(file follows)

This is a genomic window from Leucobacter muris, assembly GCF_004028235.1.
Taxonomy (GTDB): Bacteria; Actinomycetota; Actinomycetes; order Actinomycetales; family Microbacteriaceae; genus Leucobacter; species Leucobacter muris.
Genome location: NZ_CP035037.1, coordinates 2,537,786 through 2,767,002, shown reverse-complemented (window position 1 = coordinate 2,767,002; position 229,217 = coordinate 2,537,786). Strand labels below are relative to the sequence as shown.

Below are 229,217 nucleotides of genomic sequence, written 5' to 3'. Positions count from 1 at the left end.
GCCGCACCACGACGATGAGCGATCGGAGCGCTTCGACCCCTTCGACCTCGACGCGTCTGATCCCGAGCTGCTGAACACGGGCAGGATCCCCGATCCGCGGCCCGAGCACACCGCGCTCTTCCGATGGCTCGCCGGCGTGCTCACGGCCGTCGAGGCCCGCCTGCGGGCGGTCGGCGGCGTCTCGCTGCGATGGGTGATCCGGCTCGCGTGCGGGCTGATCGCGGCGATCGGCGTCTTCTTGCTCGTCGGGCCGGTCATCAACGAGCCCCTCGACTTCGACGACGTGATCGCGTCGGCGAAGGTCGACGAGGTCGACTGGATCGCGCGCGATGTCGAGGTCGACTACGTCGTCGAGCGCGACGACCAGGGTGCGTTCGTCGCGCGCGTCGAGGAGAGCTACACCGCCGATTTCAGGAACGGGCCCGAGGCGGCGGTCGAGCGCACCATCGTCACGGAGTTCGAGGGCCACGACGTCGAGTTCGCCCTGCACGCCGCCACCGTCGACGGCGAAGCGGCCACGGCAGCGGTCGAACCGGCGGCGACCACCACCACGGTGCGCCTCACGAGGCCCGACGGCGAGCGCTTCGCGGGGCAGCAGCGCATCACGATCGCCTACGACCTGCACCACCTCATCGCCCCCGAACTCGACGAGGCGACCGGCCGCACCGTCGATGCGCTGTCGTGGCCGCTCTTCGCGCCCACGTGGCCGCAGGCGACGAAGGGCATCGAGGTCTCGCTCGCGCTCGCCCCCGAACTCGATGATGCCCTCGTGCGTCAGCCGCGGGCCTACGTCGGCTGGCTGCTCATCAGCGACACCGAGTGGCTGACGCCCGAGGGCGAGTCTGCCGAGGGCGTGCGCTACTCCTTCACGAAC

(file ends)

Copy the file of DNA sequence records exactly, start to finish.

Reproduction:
This is a genomic window from Leucobacter muris, assembly GCF_004028235.1.
Taxonomy (GTDB): Bacteria; Actinomycetota; Actinomycetes; order Actinomycetales; family Microbacteriaceae; genus Leucobacter; species Leucobacter muris.
Genome location: NZ_CP035037.1, coordinates 2,537,786 through 2,767,002, shown reverse-complemented (window position 1 = coordinate 2,767,002; position 229,217 = coordinate 2,537,786). Strand labels below are relative to the sequence as shown.

Below are 229,217 nucleotides of genomic sequence, written 5' to 3'. Positions count from 1 at the left end.
GCCGCACCACGACGATGAGCGATCGGAGCGCTTCGACCCCTTCGACCTCGACGCGTCTGATCCCGAGCTGCTGAACACGGGCAGGATCCCCGATCCGCGGCCCGAGCACACCGCGCTCTTCCGATGGCTCGCCGGCGTGCTCACGGCCGTCGAGGCCCGCCTGCGGGCGGTCGGCGGCGTCTCGCTGCGATGGGTGATCCGGCTCGCGTGCGGGCTGATCGCGGCGATCGGCGTCTTCTTGCTCGTCGGGCCGGTCATCAACGAGCCCCTCGACTTCGACGACGTGATCGCGTCGGCGAAGGTCGACGAGGTCGACTGGATCGCGCGCGATGTCGAGGTCGACTACGTCGTCGAGCGCGACGACCAGGGTGCGTTCGTCGCGCGCGTCGAGGAGAGCTACACCGCCGATTTCAGGAACGGGCCCGAGGCGGCGGTCGAGCGCACCATCGTCACGGAGTTCGAGGGCCACGACGTCGAGTTCGCCCTGCACGCCGCCACCGTCGACGGCGAAGCGGCCACGGCAGCGGTCGAACCGGCGGCGACCACCACCACGGTGCGCCTCACGAGGCCCGACGGCGAGCGCTTCGCGGGGCAGCAGCGCATCACGATCGCCTACGACCTGCACCACCTCATCGCCCCCGAACTCGACGAGGCGACCGGCCGCACCGTCGATGCGCTGTCGTGGCCGCTCTTCGCGCCCACGTGGCCGCAGGCGACGAAGGGCATCGAGGTCTCGCTCGCGCTCGCCCCCGAACTCGATGATGCCCTCGTGCGTCAGCCGCGGGCCTACGTCGGCTGGCTGCTCATCAGCGACACCGAGTGGCTGACGCCCGAGGGCGAGTCTGCCGAGGGCGTGCGCTACTCCTTCACGAAC